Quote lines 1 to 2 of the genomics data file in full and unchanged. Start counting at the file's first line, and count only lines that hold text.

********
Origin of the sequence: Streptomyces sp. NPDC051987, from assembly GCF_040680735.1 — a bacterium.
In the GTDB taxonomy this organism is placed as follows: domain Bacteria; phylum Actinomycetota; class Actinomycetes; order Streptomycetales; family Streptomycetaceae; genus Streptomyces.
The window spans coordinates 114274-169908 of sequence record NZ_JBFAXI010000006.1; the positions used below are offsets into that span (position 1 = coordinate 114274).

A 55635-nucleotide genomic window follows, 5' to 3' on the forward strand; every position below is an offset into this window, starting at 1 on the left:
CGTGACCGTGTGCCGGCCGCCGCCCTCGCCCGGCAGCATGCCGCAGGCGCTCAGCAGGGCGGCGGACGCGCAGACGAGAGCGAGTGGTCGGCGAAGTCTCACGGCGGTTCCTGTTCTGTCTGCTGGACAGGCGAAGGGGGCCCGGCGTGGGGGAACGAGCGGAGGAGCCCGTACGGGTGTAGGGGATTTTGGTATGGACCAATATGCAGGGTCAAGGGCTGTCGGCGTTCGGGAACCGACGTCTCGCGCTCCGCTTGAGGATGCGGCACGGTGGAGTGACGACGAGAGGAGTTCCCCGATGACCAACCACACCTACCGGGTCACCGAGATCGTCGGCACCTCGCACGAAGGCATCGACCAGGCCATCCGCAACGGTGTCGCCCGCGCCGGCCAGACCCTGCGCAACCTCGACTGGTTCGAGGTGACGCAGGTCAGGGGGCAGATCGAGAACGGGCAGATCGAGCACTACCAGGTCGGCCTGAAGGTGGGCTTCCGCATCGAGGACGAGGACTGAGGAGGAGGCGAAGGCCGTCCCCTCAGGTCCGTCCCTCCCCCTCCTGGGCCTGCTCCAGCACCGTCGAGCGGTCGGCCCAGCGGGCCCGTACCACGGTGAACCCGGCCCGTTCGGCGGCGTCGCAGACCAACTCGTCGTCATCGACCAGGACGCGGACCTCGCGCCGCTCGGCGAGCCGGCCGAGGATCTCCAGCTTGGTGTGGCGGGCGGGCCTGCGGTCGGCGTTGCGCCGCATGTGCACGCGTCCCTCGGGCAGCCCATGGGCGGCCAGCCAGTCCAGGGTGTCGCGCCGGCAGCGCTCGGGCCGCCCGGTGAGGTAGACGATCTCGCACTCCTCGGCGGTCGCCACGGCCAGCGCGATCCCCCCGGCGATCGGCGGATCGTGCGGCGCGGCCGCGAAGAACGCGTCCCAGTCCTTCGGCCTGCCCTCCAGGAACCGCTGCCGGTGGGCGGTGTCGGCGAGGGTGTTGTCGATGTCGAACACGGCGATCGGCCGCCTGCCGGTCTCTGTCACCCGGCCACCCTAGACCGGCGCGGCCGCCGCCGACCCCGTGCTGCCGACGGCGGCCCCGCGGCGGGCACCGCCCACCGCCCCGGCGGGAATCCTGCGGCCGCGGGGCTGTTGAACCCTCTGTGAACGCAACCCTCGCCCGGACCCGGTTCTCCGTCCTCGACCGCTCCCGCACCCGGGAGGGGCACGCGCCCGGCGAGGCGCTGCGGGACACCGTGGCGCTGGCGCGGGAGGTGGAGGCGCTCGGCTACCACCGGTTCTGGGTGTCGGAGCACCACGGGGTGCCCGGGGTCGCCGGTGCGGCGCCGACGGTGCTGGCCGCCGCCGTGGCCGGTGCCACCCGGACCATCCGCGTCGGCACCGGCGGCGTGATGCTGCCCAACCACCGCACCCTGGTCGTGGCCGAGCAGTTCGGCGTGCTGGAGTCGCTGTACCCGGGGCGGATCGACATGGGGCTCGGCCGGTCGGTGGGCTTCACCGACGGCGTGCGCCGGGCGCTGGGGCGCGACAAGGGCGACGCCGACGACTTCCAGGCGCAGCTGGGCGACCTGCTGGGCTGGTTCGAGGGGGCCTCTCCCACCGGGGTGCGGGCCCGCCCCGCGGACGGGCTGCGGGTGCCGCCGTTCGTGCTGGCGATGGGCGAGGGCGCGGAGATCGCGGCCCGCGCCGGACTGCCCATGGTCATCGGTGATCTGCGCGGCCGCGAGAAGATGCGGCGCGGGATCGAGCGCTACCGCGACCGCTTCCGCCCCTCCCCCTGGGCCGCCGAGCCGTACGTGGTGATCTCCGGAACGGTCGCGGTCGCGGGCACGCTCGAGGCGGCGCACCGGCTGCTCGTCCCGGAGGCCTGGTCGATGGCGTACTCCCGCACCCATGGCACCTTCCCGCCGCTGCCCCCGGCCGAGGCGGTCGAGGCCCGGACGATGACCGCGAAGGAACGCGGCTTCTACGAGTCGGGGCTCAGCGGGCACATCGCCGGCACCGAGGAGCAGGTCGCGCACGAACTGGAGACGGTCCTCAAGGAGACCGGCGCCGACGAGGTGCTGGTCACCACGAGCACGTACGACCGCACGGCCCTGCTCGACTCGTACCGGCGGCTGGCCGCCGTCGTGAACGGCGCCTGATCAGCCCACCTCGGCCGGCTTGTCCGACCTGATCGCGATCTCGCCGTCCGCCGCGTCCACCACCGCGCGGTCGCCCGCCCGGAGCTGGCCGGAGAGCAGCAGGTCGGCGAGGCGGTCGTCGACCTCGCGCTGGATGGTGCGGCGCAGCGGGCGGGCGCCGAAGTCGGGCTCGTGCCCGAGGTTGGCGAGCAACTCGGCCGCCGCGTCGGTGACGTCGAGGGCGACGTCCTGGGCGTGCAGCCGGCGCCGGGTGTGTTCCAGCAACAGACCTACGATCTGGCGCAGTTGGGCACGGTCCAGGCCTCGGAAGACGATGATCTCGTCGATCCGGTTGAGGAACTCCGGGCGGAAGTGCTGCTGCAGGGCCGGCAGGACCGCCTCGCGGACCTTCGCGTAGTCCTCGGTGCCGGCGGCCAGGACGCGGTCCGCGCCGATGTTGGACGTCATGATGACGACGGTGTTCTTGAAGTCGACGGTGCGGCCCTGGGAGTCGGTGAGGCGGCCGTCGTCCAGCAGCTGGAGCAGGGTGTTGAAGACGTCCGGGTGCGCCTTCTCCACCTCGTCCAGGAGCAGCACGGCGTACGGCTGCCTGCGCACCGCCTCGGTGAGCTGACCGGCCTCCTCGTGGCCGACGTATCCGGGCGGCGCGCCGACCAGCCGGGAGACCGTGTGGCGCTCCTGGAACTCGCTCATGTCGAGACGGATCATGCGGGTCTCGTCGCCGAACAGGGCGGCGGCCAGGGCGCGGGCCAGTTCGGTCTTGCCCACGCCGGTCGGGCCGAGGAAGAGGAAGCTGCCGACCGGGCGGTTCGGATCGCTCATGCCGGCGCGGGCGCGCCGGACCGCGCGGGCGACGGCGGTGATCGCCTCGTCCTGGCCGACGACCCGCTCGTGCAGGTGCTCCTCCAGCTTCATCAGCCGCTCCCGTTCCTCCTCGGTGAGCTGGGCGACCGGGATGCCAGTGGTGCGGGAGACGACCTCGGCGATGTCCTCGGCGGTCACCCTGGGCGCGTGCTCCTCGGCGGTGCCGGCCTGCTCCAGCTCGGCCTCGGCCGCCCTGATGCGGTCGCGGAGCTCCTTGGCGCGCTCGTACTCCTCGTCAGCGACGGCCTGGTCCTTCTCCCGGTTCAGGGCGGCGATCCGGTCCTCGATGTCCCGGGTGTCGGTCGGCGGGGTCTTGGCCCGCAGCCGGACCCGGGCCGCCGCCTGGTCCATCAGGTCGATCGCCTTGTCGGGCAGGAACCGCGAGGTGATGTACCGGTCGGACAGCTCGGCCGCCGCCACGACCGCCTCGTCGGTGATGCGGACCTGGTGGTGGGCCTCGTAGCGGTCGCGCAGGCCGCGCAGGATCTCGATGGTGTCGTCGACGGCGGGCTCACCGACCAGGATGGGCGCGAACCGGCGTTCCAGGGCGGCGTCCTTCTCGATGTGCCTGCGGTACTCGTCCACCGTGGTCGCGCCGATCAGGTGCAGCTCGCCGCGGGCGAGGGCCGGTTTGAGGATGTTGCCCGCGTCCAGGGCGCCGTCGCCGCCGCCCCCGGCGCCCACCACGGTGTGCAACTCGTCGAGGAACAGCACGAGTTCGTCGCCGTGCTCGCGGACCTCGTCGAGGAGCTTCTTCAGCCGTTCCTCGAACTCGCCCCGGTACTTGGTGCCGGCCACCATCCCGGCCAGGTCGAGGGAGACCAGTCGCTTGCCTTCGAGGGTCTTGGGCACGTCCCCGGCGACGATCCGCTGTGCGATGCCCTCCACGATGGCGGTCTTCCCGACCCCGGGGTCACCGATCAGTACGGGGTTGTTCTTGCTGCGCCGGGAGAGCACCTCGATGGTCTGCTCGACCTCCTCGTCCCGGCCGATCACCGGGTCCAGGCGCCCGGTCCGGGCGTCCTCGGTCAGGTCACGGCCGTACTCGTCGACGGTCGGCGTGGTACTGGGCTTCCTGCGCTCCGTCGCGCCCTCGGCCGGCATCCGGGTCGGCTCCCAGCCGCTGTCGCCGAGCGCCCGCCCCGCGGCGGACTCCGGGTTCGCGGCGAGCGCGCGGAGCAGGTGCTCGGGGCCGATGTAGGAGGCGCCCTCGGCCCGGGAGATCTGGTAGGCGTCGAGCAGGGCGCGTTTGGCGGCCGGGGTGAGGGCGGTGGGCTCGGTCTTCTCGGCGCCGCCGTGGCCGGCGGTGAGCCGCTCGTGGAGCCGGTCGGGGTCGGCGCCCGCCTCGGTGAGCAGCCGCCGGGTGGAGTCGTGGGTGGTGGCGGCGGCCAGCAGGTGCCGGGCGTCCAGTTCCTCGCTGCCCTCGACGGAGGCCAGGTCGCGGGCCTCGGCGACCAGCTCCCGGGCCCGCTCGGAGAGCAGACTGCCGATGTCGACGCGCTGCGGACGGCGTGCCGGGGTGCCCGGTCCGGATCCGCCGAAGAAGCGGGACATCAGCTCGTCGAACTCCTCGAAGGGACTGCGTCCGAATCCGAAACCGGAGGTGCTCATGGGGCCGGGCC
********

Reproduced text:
Origin of the sequence: Streptomyces sp. NPDC051987, from assembly GCF_040680735.1 — a bacterium.
In the GTDB taxonomy this organism is placed as follows: domain Bacteria; phylum Actinomycetota; class Actinomycetes; order Streptomycetales; family Streptomycetaceae; genus Streptomyces.